Thursday, April 21, 2011


- McLaren Vale, SA
- $95
- Cork (Vintage dated)
- 14.5%alc

From an Adelaide point of view, I've always considered Clarendon Hills to be 'the Wendouree of the south' (there are numerous differences though, not the least of which is consistency). Roman Bratasiuk crafts spectacular individual vineyard reds of immense power, depth and concentration, to which there are few rivals within McLaren Vale. Clarendon Hills wines are expensive and tricky to find, but if the style suits, then the best wines are a must try experience.

From vines planted in 1925, Clarendon Hills' 2006 Blewitt Springs shows one of those classic old-vine McLaren Vale grenache aromas, combining sweet fruit with savoury complexity. There are expressions of leathery earth, game meats and perhaps mushroom, expressed with perfume and intensity, and bolstered by a wonderfully deep, bright core of multi-coloured forest berries adding real sex appeal. Its ripeness is generous and vivid, without being excessive. An incredible acid/tannin structure, rare in Australian grenache, harnesses the palate with a sensuous, net-like coverage. Within its ultra-fine, slick and fanned-out confines resides a mouthfeel of genuinely elegant suppleness, filled out by a richly flavoured symposium of berry compote notes. Although it becomes progressively drier and fine-grained to finish, in a more than welcomed, procrastinating fashion, it also shows a slight jammy quality and a warm hint of menthol.

O The supple, elegant feel of this well structured grenache comes across as something of a surprise from Clarendon Hills, yet it reflects its variety and vintage to perfection. Even for the price, this is quite a grenache, but if it wasn't for a touch of warmth at the finish, then it would've scored an extra point and a tick. Drink to 2018.
94 points


  1. Wendouree of the South would seem appropriate. Tried a couple of their wines for the first time at the Langton's tasting last year and was pretty impressed. Super rich and concentrated as you say, but pull it off well.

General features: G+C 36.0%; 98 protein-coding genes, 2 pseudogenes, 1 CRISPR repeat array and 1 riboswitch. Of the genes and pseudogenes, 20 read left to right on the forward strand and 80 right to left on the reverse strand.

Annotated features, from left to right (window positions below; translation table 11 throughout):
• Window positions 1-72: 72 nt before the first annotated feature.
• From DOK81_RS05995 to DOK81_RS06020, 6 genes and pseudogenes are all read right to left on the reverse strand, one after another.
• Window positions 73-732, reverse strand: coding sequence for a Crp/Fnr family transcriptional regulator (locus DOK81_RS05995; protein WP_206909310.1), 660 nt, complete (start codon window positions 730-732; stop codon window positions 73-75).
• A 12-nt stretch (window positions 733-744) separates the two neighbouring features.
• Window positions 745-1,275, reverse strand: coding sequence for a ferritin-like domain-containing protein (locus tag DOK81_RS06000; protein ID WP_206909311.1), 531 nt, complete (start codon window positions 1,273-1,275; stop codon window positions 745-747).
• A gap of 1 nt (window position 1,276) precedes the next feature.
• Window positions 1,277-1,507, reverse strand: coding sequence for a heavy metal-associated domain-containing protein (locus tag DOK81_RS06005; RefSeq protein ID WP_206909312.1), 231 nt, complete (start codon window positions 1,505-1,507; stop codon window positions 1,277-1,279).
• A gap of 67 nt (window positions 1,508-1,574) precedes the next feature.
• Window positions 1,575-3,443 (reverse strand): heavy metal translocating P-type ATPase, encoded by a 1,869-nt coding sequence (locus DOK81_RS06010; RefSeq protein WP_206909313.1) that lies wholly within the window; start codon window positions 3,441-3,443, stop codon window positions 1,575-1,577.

2. The richness is similar, but this is where the similarities end, I think. Many single vineyard wines at Clarendon Hills, only major varieties at Wendouree, Clarendon Hills hedonistic, Wendouree more earthy, Wendouree long lasting, Clarendon Hills less so, Wendouree priced reasonably.

    I have only had a few Clarendon Hills, but as you say, a good one can be spectacular.


  3. Cheers guys.

    There's certainly a (large) number of differences to both labels, but the reasons I tend to associate the two, which aren't necessarily relative to wine style, are as follows (it's a personal thing I guess).

    High quality (although I believe Wendouree is more consistent), low quantity (certainly on Australian shelves) and high prices (Wendouree's wines aren't so high if you're on the mailing list, but once they hit retail, they're about the same as most Clarendon Hills in Adelaide).

    However, the real reasons I mentally associate the two, is because when they're at their peak, there seems to be a slight gap between the quality of their reds and what the rest of their respective regions have to offer, especially when it comes to looking across the range. But first and foremost, is the 'air of mystique' that revolves around both brands. I can think of a few wineries in Victoria and one in Tasmania (Domaine A) that have this 'mystical' quality, but only these two in my home state.

    I'm clearly not alone over here. You should see the fuss kicked up around the Clarendon Hills stand ever since they first decided to enter our largest consumer voted shiraz tasting. I think they've won top gong every year since (I only voted for their entry once ;). Now if only Wendouree would come along to the party.... :)

    Lovely stuff, both labels though. Wonderful reflections of region and style. A comparative tasting would be great to see.

    Chris P